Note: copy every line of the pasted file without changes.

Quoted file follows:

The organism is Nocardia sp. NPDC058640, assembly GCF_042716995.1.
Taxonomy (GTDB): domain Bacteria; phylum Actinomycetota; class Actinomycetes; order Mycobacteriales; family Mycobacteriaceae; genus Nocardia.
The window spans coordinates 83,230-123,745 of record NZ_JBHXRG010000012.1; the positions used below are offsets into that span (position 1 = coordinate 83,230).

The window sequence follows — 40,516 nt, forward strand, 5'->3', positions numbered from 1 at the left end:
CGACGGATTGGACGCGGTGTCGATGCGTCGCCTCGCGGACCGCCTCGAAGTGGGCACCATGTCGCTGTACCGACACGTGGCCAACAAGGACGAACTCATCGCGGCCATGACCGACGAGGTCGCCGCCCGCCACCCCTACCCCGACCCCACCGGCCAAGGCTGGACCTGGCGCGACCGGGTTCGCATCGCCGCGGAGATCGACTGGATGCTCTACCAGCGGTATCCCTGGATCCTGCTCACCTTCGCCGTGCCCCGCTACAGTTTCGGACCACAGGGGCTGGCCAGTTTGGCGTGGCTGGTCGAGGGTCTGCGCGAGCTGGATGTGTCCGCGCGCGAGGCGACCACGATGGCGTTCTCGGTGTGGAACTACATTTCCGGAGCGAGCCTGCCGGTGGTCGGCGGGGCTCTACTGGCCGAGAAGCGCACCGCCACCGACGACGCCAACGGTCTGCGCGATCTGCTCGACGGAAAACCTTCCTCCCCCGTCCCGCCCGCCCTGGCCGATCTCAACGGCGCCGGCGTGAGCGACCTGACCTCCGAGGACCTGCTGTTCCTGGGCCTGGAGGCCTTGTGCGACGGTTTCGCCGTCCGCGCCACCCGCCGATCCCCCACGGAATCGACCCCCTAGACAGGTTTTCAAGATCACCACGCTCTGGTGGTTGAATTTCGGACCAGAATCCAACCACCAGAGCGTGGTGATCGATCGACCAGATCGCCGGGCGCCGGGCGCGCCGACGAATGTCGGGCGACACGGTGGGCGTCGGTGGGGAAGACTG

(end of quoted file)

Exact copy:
The organism is Nocardia sp. NPDC058640, assembly GCF_042716995.1.
Taxonomy (GTDB): domain Bacteria; phylum Actinomycetota; class Actinomycetes; order Mycobacteriales; family Mycobacteriaceae; genus Nocardia.
The window spans coordinates 83,230-123,745 of record NZ_JBHXRG010000012.1; the positions used below are offsets into that span (position 1 = coordinate 83,230).

The window sequence follows — 40,516 nt, forward strand, 5'->3', positions numbered from 1 at the left end:
CGACGGATTGGACGCGGTGTCGATGCGTCGCCTCGCGGACCGCCTCGAAGTGGGCACCATGTCGCTGTACCGACACGTGGCCAACAAGGACGAACTCATCGCGGCCATGACCGACGAGGTCGCCGCCCGCCACCCCTACCCCGACCCCACCGGCCAAGGCTGGACCTGGCGCGACCGGGTTCGCATCGCCGCGGAGATCGACTGGATGCTCTACCAGCGGTATCCCTGGATCCTGCTCACCTTCGCCGTGCCCCGCTACAGTTTCGGACCACAGGGGCTGGCCAGTTTGGCGTGGCTGGTCGAGGGTCTGCGCGAGCTGGATGTGTCCGCGCGCGAGGCGACCACGATGGCGTTCTCGGTGTGGAACTACATTTCCGGAGCGAGCCTGCCGGTGGTCGGCGGGGCTCTACTGGCCGAGAAGCGCACCGCCACCGACGACGCCAACGGTCTGCGCGATCTGCTCGACGGAAAACCTTCCTCCCCCGTCCCGCCCGCCCTGGCCGATCTCAACGGCGCCGGCGTGAGCGACCTGACCTCCGAGGACCTGCTGTTCCTGGGCCTGGAGGCCTTGTGCGACGGTTTCGCCGTCCGCGCCACCCGCCGATCCCCCACGGAATCGACCCCCTAGACAGGTTTTCAAGATCACCACGCTCTGGTGGTTGAATTTCGGACCAGAATCCAACCACCAGAGCGTGGTGATCGATCGACCAGATCGCCGGGCGCCGGGCGCGCCGACGAATGTCGGGCGACACGGTGGGCGTCGGTGGGGAAGACTG